Archive
Aviation
Styles for Cold and Heat (Nov, 1934)

I never go anywhere without my asbestos parasol.

Styles for Cold and Heat

RIGHT, Wiley Post, world-girdling flyer, in a suit built for stratosphere trips. It is airtight and connectable to a super-charger on his engine; and will stand 100° below zero. Below, a London fireman in the newest asbestos suit to keep out flame. It seems like a case of extremes meeting.

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Daring Rocketmen to Invade the Stratosphere (May, 1934)

This reminds me of the ill-fated Rotary Rocket company.

Daring Rocketmen to Invade the Stratosphere

The rocket-shooters are going to pitch in again this coming summer. Undaunted by reverses and tragedies during the past year’s experiments, the rocketeers are tackling their work with renewed vigor and ambition, plus improved apparatus and chemicals.

Ernst Loebell, famous German engineer and rocket designer, promises to bring the rocket engines to their greatest point of achievement next summer. He is now in this country and is an active worker in the Cleveland Rocket Society.

Loebell has been carrying on bis preliminary experiments on the big Hanna estate in a suburb of Cleveland. In their operations the Cleveland group has been making use of the lessons taught by the experiments of Loebell’s countryman, the late Reinhold Tilling, a noted radio engineer and rocket builder.

Prior to his death. Tilling had been experimenting with rockets and rocket planes for months. The success of a rocket which reached a height of (6,000 feet in 1931 spurred him on to the construction of a rocket with glider wings which unfolded when the fuel was exhausted and brought the projectile gently to earth. This feat was hailed as one of the first practical steps toward the development of mail and passenger carrying rockets.

The Tilling rockets were set in motion by telignition from a distance of 100 yards. They attained a speed of 700 miles an hour and landed five miles from the starting point, in accordance with calculations. Herr Tilling was working on a system designed to manipulate his rockets by radio control when he and a female assistant were killed in the explosion of a rocket which they were charging.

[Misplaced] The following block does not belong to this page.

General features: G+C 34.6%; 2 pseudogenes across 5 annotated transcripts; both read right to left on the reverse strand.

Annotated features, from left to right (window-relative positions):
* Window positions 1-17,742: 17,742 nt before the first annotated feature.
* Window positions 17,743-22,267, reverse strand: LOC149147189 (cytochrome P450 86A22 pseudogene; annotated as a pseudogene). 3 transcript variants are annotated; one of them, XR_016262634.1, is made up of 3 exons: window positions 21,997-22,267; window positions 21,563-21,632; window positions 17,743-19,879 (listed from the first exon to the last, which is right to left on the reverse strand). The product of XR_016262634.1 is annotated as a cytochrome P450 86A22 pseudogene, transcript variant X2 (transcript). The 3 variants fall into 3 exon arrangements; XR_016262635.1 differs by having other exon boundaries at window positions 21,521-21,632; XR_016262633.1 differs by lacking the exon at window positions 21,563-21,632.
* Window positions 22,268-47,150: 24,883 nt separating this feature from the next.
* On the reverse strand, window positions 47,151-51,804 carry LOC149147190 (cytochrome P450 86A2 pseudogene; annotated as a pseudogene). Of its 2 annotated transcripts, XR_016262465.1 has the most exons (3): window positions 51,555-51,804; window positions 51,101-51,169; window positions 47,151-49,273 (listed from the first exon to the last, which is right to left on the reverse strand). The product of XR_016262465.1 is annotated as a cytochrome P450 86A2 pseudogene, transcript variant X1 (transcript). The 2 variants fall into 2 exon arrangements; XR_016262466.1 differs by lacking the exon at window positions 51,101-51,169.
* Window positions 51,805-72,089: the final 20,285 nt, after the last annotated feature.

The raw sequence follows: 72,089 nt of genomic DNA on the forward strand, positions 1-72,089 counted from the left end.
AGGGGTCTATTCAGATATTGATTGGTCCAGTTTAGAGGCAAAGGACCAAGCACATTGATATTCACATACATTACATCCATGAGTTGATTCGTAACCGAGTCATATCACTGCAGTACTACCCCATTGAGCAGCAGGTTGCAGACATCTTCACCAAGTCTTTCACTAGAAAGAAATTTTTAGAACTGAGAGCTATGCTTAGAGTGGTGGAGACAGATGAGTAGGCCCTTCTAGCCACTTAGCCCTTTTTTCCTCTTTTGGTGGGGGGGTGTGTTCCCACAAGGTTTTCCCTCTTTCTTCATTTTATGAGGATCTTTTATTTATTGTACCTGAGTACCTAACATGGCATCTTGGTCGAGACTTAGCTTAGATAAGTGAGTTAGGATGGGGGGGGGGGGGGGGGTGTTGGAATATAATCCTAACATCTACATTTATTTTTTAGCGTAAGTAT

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Build your own JET ENGINE! (Jan, 1952)

Build your own JET ENGINE!

Order these plans today
1. Jet Propelled Bicycle, Assemble your own. Photo and instructions, $1.00
2. How to make experimental jet engines. Seven sheets drawings with information and instructions $2.95
3. Both of above in one order $3.75.
SEND NO MONEY. Order both at once $3.75 C.O.D in USA plus c.o.d postage.
Send check or Money Order and we pay postage. Get other information too. Rush Order.

J. Houston Maupin, Dept. 55, Tipp City, Ohio

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Is Aerial Warfare Doomed? (Nov, 1934)

Needless to say, many of the predictions in this article didn’t pan out.

Is Aerial Warfare Doomed?

Original Editor’s Note – Statements by aviation enthusiasts that airplanes will wipe out cities, destroy fleets and armies, and win the next war prompted this article by Lieut. Hogg, noted writer on military topics. In it he makes startling revelations about the effectiveness of the airplane as a military weapon. The observations and opinions expressed in this article are those of the author and should not be construed as reflecting the official views or opinions of the United States Navy Department.

Startling Statements About Aerial Warfare

During the World War airplanes sank no battleships, destroyed no city, and failed in every attempt to bomb or gas an enemy out of a military position.

The first 30 days of any major war will see the complete elimination of air forces of belligerent powers.

No aviator entertains the thought that he is going to fly over the enemy anti-aircraft battery in time of war – and live to tell the tale.

Air raids over London and Paris during the four years of the World War destroyed less than $5,000,000 worth of property and killed fewer than 700 enemy civilians.

It would take 75,000 bombers to carry the load of bombs equivalent to the weight of shells carried by the 15 battleships of the U. S. Navy. The cruising radius of those bombers would be only 500 miles. A battleship can travel 15,000 miles, regardless of weather.

A shell will drill through heavy armor plate, or through concrete walls. It explodes inside to produce a shattering, internal explosion. A aerial bomb, having no such power of penetration pops off like a paper firecracker against whatever it hits.

It would take 28,000,000 pounds of phosgene to “wipe out” an area the size of New York City. To accomplish this the enemy would have to have 14,000 large bombing planes and 280 naval airplane carriers to bring the planes within striking distance of New York.

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Egg-Beater Wind Plane Imitates Hovering Flight of Eagle (Oct, 1934)


Egg-Beater Wind Plane Imitates Hovering Flight of Eagle

Revolving blades resembling somewhat the working parts of an egg beater replace wings and tail stabilizers on the “cycloidal flying machine,” an airplane designed to reproduce the best features of an eagle’s flight.

A seven foot model of the unusual craft has already been built in the aeornautical laboratories of the University of Washington by its inventor, Dr. Frederick K. Kirsten. The novel wing mechanism is expected to give higher speeds, hovering flight, and slower landings.

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